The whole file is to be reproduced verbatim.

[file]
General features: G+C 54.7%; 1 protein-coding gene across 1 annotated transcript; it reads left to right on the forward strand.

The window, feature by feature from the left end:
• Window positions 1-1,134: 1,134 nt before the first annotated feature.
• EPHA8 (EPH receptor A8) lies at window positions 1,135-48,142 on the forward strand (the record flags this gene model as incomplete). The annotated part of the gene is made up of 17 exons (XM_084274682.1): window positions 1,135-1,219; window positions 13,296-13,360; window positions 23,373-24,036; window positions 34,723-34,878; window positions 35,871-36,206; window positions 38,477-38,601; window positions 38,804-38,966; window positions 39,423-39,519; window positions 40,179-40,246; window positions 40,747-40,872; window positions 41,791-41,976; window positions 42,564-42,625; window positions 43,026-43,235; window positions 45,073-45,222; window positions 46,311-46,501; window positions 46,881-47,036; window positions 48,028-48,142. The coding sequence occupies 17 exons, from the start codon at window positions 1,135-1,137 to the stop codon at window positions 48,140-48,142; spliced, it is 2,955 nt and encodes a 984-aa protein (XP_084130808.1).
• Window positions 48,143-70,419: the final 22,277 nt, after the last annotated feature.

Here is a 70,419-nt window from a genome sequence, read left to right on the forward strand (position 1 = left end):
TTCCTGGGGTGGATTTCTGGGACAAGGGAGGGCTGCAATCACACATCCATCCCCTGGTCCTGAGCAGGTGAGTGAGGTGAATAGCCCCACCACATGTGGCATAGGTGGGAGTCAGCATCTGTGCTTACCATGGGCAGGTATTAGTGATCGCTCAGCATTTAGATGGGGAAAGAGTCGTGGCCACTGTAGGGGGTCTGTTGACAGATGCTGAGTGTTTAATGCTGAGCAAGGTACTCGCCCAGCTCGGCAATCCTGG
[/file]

General features: G+C 54.7%; 1 protein-coding gene across 1 annotated transcript; it reads left to right on the forward strand.

The window, feature by feature from the left end:
• Window positions 1-1,134: 1,134 nt before the first annotated feature.
• EPHA8 (EPH receptor A8) lies at window positions 1,135-48,142 on the forward strand (the record flags this gene model as incomplete). The annotated part of the gene is made up of 17 exons (XM_084274682.1): window positions 1,135-1,219; window positions 13,296-13,360; window positions 23,373-24,036; window positions 34,723-34,878; window positions 35,871-36,206; window positions 38,477-38,601; window positions 38,804-38,966; window positions 39,423-39,519; window positions 40,179-40,246; window positions 40,747-40,872; window positions 41,791-41,976; window positions 42,564-42,625; window positions 43,026-43,235; window positions 45,073-45,222; window positions 46,311-46,501; window positions 46,881-47,036; window positions 48,028-48,142. The coding sequence occupies 17 exons, from the start codon at window positions 1,135-1,137 to the stop codon at window positions 48,140-48,142; spliced, it is 2,955 nt and encodes a 984-aa protein (XP_084130808.1).
• Window positions 48,143-70,419: the final 22,277 nt, after the last annotated feature.

Here is a 70,419-nt window from a genome sequence, read left to right on the forward strand (position 1 = left end):
TTCCTGGGGTGGATTTCTGGGACAAGGGAGGGCTGCAATCACACATCCATCCCCTGGTCCTGAGCAGGTGAGTGAGGTGAATAGCCCCACCACATGTGGCATAGGTGGGAGTCAGCATCTGTGCTTACCATGGGCAGGTATTAGTGATCGCTCAGCATTTAGATGGGGAAAGAGTCGTGGCCACTGTAGGGGGTCTGTTGACAGATGCTGAGTGTTTAATGCTGAGCAAGGTACTCGCCCAGCTCGGCAATCCTGG